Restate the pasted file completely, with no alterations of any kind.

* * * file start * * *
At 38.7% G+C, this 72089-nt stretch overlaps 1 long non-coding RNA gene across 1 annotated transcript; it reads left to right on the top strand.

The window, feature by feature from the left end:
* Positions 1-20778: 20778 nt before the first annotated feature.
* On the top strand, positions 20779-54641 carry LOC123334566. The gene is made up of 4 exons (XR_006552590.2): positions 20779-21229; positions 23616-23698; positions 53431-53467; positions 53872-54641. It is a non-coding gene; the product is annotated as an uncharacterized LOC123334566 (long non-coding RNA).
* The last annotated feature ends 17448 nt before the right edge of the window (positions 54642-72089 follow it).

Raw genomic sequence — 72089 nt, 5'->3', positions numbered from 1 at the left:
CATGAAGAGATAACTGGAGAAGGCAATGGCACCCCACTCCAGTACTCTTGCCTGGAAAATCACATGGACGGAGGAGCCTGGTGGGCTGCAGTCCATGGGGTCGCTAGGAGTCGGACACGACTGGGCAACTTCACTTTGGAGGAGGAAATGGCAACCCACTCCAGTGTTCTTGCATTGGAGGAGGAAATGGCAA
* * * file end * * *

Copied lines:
At 38.7% G+C, this 72089-nt stretch overlaps 1 long non-coding RNA gene across 1 annotated transcript; it reads left to right on the top strand.

The window, feature by feature from the left end:
* Positions 1-20778: 20778 nt before the first annotated feature.
* On the top strand, positions 20779-54641 carry LOC123334566. The gene is made up of 4 exons (XR_006552590.2): positions 20779-21229; positions 23616-23698; positions 53431-53467; positions 53872-54641. It is a non-coding gene; the product is annotated as an uncharacterized LOC123334566 (long non-coding RNA).
* The last annotated feature ends 17448 nt before the right edge of the window (positions 54642-72089 follow it).

Raw genomic sequence — 72089 nt, 5'->3', positions numbered from 1 at the left:
CATGAAGAGATAACTGGAGAAGGCAATGGCACCCCACTCCAGTACTCTTGCCTGGAAAATCACATGGACGGAGGAGCCTGGTGGGCTGCAGTCCATGGGGTCGCTAGGAGTCGGACACGACTGGGCAACTTCACTTTGGAGGAGGAAATGGCAACCCACTCCAGTGTTCTTGCATTGGAGGAGGAAATGGCAA